Aquaculture: An ecological Pandora's Box?

February 15, 1994|By Jean-Michel Cousteau

WITH human population growth showing no signs of slowing, many people -- ordinary citizens as well as decision makers -- have begun to wonder how we shall feed the future.

One response that always seems to generate enthusiasm is fish farming, or aquaculture.

On the surface, it is easy to see why this age-old industry might offer practical cures to current dilemmas. With world fisheries exploited at unsustainable levels, and world protein demand on the rise, aquaculture holds the promise of feeding vast numbers of people with relatively small inputs of energy and capital. Unlike many other domesticated animals, farmed fish might live in a virtually "closed" system, requiring little land and, at least theoretically, only organic waste materials as food. Some farms I have seen in the tropics are little more than back-yard ponds, with fish raised on kitchen scraps.

This "cottage" character of fish farming appeals to many proponents, especially development agencies, because hardly any infrastructure is required, and fish farmers rapidly become self-sufficient. This makes aquaculture a popular fix in the developing world. During the recent Cousteau expedition to the Mekong River in Southeast Asia, I was struck by the booming aquaculture business in Vietnam. Here, families live in floating houses on the river. Above, meals are cooked, games are played, business is transacted. Below, a caged basement contains vast numbers of fish. The basement is a living garbage disposal that also serves as a source of fish for the next meal.

Some farmed fish, such as tilapia, are raised industrially in the wealthier nations, and end up on the tables of the finest restaurants, an economic world apart from the humid ponds of their cousins in Africa and Asia. Aquaculture would seen to incarnate the principle of "sustainable development": conserving natural resources while generating income.

Yet evidence is mounting that fish farming is being conducted in ways that are more damaging than beneficial to the environment and local economies.

In many instances, such as salmon farming, local empowerment is not the goal. Salmon farms are run by international companies with little regard for the health of the local ecosystem they are invading.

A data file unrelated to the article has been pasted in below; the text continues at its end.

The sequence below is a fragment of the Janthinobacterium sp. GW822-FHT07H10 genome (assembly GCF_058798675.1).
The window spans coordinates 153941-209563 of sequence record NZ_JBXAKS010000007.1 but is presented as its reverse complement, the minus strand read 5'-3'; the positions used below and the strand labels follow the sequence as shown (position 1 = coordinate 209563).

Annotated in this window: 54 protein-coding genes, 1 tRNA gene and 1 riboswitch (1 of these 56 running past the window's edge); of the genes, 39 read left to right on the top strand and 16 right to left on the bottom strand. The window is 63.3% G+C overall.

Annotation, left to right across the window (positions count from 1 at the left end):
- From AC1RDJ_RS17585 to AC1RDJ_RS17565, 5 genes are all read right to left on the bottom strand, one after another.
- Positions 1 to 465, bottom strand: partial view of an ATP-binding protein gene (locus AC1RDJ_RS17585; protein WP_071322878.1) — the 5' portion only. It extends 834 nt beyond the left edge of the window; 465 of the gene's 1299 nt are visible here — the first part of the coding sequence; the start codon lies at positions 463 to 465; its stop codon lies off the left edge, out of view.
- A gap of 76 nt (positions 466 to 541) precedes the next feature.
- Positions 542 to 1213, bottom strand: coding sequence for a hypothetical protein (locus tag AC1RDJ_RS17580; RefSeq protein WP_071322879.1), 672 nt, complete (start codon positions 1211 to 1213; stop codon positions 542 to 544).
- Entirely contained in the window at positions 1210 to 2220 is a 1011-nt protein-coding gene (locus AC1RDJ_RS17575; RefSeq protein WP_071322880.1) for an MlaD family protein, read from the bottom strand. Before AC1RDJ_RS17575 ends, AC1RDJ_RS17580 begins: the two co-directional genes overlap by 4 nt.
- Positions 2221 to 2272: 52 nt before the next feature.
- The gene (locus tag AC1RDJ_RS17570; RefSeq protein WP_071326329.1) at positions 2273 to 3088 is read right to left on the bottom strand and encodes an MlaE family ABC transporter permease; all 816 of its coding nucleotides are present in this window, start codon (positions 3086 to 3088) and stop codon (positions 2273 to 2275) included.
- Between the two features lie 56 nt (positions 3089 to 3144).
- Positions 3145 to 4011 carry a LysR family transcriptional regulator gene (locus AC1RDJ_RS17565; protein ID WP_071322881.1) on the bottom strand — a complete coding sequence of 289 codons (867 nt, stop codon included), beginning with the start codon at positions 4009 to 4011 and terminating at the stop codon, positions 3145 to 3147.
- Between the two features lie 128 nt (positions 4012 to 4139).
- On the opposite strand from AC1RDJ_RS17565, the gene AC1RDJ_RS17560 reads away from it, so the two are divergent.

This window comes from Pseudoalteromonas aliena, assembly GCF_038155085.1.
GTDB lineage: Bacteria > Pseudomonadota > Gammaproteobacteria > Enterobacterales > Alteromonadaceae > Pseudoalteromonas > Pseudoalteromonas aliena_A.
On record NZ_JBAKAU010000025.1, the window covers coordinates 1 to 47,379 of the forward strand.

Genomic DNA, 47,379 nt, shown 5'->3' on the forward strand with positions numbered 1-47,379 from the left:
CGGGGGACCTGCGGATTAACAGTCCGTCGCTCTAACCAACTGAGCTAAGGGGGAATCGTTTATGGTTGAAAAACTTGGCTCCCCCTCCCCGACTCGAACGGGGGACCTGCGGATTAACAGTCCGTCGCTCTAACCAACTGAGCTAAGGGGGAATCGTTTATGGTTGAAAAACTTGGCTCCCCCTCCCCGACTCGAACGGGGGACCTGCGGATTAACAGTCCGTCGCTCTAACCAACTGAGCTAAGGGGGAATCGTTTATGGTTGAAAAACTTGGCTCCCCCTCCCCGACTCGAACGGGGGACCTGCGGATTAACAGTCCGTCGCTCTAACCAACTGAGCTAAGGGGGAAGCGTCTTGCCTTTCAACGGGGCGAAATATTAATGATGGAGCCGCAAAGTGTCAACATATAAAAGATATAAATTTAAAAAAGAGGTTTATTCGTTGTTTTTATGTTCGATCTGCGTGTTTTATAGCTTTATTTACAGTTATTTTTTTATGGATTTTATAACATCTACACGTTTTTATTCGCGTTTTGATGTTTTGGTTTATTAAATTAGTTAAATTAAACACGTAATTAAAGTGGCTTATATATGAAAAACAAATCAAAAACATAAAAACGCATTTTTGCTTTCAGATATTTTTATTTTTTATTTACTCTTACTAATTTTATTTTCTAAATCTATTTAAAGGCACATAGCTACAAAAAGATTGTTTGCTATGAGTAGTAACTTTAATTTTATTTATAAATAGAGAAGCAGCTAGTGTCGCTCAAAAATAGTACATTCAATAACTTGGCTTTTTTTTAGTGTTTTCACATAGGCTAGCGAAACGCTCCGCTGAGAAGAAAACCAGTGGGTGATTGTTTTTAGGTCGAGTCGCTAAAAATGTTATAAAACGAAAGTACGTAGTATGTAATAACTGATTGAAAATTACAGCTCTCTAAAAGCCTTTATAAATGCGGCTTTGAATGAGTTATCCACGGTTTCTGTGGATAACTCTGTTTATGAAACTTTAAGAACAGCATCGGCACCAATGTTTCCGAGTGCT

Far from complementing local fisheries, salmon farms compete with and destroy their sister industry. In the northern nations, farmed salmon escape in vast numbers and compete with wild fish for food, often eating wild fish larvae. They still belong to their breeders, and thus may not be caught by fishermen. Meanwhile, native wild fish stocks collapse.

Salmon farming is only profitable if the fish are packed tightly in rearing pens. Usually, the fish are unable to even move about. Bacteria also profit from this arrangement, and spread rapidly throughout entire farms. Because these fish are not completely isolated from their environment, they pass on their diseases to healthy wild fish. Salmon farms have been linked to the appearance of new and deadly bacteriological epidemics among wild salmon in the United Kingdom, Norway and the United States.

The most common method of fighting diseases is with antibiotics, such as penicillin and oxytetracyclines. Research has demonstrated that these are passed directly through the fish into the environment, lodging in wild fish, shellfish and crustaceans, moving up the food chain in concentrations dangerous to the ultimate consumers: humans.

In addition, antibiotics only call forth newer, hardier strains of the disease they were intended to combat, may of which are now essentially drug resistant.

Such practices affect more than just wild salmon. Waste streams from salmon farms can be substantial enough to create "dying zones" in the waterways where they are situated. Smothered by tons of organic wastes, commercially valuable species such as prawns have been eradicated in locations shared with salmon farms. Wild fisheries are depleted at the same time that huge numbers of farmed fish hit the market. Prices fall, jobs are lost, local economies are shattered.

In Norway and Ireland, coastal residents have successfully lobbied their governments to enact restrictions on salmon farming. The large, international aquaculture companies simply move on to newer, less regulated pastures. Because the business is new, not all of these unfortunates are in the developing world.

Alexandra Morton lives in Broughton Archipelago, a rugged maze of inlets on the coast of British Columbia, Canada. She is a marine biologist who has studied orcas, using photo-identification to compare the behavior of transient and resident populations. Today, she spends much of her time analyzing the behavior of the most recent transient residents of her home waters: fish farmers.

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